Lacy things

12 08 2009

(I’m tossing this into the “Tutorials” tag as well, as that’s where the proposed idea will likely go).

So today I went to the movies with some kuh-razy kuh-nitters. These were part of the group that gathers at Yes Yarn!.  The movie was Julie & Julia, a movie based on a book based on a blog (which, I suppose one could say, is based on a cookbook–though it might be a bit of a stretch).  My opinion?  Funny, cute, but if you’re looking for more detail to the plot than was explicitly shown in the advertisements, you will be disappointed.  Overall, however, I enjoyed it.  If you want a good light-hearted comedy, go see it.

Now, on to the main point of this post:  I have just ordered three KnitPicks needle tips with one cable and just purchased a pair of Addi Lace needles.  The needles are as follows:

  • KnitPicks Harmony Wood — US8/5.0mm
  • KnitPicks Zephyr Acrylic — US4/3.5mm
  • KnitPicks Nickel-plated — US6/4.25mm
  • Addi Turbo Lace — US6/4.25mm

The KnitPicks are interchangeables, and will be sharing a 40″ cable.  The Addi needle is on a 32″ cable.

I got different sizes because I figured that if I liked all of them enough to use, I could save some effort in getting specific sizes by already having a variety.

So here is the plan: I am going to pick comparable lace patterns for each size and work a segment of it.  Then, I am going to post a review of all four types of needles–which I like best, least, and WHY.  I know I’m not covering a huge amount of variety by just using these two brands, but these are the two brands whose names are tossed around the most.

I also have a pair of Boye circular needles, which I have been using for all non-DPN circular work to date–not that there has been much.  They are, I believe, size 8.  My only complaints are that the join between needle and cable are a little easy to catch stitches on, and the sudden change in size on the needle makes it difficult to slide stitches back onto the needle once they’ve been on the cable for a while.  If anyone is interested in me including these in the “competition,” please comment to let me know.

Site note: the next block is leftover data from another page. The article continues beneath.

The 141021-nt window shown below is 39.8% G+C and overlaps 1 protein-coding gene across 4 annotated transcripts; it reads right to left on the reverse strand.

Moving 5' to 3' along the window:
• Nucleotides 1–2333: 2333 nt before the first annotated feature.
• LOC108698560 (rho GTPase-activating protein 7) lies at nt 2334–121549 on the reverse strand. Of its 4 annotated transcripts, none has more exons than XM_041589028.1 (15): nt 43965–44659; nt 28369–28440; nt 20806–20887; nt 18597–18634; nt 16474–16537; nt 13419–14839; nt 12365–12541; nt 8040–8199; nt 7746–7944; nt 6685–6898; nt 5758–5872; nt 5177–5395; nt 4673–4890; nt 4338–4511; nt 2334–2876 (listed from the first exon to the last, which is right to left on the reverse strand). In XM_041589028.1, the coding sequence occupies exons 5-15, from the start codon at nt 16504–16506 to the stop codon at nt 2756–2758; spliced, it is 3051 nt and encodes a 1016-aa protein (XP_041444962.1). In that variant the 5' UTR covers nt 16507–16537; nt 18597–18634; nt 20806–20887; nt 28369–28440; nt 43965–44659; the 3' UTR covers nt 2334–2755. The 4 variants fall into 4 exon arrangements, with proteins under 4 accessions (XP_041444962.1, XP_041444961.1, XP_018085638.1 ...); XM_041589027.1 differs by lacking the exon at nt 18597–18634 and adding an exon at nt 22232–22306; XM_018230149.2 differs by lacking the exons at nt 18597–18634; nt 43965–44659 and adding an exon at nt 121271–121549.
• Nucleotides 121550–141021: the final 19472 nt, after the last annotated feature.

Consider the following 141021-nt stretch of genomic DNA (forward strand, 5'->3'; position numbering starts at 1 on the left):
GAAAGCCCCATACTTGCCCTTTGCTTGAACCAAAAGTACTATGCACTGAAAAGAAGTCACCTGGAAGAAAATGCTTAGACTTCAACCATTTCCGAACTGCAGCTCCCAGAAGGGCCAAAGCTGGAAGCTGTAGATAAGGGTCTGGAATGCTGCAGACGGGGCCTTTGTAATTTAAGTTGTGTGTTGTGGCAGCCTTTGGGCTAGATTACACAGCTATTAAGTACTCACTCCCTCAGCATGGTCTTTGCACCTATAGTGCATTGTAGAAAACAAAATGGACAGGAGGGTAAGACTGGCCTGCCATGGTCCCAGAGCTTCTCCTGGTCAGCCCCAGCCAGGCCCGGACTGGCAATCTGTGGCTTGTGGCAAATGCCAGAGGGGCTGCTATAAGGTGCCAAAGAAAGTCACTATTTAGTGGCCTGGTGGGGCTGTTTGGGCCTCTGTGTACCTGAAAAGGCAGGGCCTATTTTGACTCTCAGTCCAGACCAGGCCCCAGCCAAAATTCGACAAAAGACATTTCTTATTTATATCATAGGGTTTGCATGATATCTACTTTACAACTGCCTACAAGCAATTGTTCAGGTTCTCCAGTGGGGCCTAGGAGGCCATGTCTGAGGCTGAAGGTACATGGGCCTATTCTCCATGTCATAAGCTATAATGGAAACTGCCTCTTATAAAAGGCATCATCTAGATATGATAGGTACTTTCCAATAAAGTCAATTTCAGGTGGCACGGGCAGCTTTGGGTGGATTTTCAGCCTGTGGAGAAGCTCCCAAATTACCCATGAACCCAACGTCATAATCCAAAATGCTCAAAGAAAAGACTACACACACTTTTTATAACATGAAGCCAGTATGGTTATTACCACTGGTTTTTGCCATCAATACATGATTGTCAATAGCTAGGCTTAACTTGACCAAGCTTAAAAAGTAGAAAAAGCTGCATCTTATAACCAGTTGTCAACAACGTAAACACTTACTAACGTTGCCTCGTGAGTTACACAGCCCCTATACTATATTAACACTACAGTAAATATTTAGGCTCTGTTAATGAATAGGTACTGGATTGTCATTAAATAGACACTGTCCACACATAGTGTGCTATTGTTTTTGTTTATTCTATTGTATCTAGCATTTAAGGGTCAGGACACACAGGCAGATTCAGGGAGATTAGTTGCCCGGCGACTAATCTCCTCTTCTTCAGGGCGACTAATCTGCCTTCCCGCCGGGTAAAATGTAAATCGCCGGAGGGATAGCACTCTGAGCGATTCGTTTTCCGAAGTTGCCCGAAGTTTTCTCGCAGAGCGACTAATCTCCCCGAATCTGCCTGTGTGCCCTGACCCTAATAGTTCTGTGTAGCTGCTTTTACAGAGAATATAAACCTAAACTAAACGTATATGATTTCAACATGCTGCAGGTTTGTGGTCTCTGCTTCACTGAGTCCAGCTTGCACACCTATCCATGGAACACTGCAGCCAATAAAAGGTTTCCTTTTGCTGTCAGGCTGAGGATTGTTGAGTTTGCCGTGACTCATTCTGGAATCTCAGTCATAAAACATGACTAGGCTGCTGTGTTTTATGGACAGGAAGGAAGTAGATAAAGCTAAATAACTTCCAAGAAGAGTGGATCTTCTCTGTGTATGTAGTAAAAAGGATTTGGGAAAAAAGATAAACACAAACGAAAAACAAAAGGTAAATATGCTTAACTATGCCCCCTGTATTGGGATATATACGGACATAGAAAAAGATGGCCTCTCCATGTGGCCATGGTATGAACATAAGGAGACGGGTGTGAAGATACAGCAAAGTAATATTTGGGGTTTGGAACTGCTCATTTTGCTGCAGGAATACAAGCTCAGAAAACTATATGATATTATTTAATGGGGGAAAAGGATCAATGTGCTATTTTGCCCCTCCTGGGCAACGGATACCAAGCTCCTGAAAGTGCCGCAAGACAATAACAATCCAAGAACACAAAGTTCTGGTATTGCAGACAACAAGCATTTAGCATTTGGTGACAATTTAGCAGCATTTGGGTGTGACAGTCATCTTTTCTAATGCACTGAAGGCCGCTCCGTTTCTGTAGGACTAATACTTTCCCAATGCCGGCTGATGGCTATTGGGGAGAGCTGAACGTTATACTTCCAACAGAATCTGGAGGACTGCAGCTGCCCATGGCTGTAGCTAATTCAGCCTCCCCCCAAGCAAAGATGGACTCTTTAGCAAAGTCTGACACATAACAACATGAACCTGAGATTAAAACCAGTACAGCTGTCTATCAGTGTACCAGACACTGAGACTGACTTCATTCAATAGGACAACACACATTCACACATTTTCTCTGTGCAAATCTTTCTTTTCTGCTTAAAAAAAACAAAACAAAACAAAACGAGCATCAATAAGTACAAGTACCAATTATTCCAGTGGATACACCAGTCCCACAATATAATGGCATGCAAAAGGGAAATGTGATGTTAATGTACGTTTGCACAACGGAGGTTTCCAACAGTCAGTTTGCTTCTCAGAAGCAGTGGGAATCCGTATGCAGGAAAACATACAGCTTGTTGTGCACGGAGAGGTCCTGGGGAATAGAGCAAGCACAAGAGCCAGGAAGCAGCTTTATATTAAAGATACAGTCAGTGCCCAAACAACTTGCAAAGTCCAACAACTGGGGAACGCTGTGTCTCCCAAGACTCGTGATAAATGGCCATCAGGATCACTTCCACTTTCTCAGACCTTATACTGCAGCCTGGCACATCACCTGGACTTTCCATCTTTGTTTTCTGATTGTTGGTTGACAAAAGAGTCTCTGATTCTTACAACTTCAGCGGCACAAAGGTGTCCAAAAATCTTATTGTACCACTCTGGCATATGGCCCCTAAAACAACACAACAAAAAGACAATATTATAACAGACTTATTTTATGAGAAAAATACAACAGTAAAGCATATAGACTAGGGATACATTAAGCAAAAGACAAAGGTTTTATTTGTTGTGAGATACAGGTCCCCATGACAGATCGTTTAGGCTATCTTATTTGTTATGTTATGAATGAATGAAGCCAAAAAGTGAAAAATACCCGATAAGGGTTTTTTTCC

I think that I may do a video review, including some video of working with the needles.

So far I have only ever worked with aluminium needles, and aluminium or steel crochet hooks (mostly aluminium).  This will not only be my first branch out into the world of lace/circular needles, but also into nonmetal, or at least non-aluminium, needles.

EDIT: I think that this pattern (view on Ravelry) might make a good testing pattern, since it’s fairly simple, doesn’t call for exact gauge (so I don’t feel the need to worry a whole lot about sizing), and is free.  Please do comment with any suggestions for patterns to use.  (I chose a scarf/wrap worked in rows without increase/decrease in order to get an idea after only a few pattern repeats of the needle function/comfort of use.)  I will likely use a few different yarns just to be consistent of the relationship between the working gauge and the needle size (so no worsted with the US4 needles, probably.) but will try to keep these similar in texture.

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3 responses

12 08 2009
victoriag

I think this is a great idea! I’d be interested to see what happens…I’m kinda hooked on my KnitPicks interchangeables…they do the job for me, though I don’t work with laceweight yarn…I do though with sock yarn in lacey shawl patterns. I’ll be following this 🙂
oh! and I love the shawl pattern, should be a good way to “needle-sample”.

12 08 2009
inkberryblue

What a beautiful pattern (and a sad story that goes with it.)
I don’t have any opinions on the knitting needles because I’m such an inexperienced knitter, but I’m really interested to see what you come up with.

12 08 2009
Lopsy Li

I’m pretty new to knitting too… it was the variety of responses when I was asking for opinions on lace needles that made me decide to try a variety. It seemed like a better plan than spending ~$50 on a set, just to discover that I didn’t like them.

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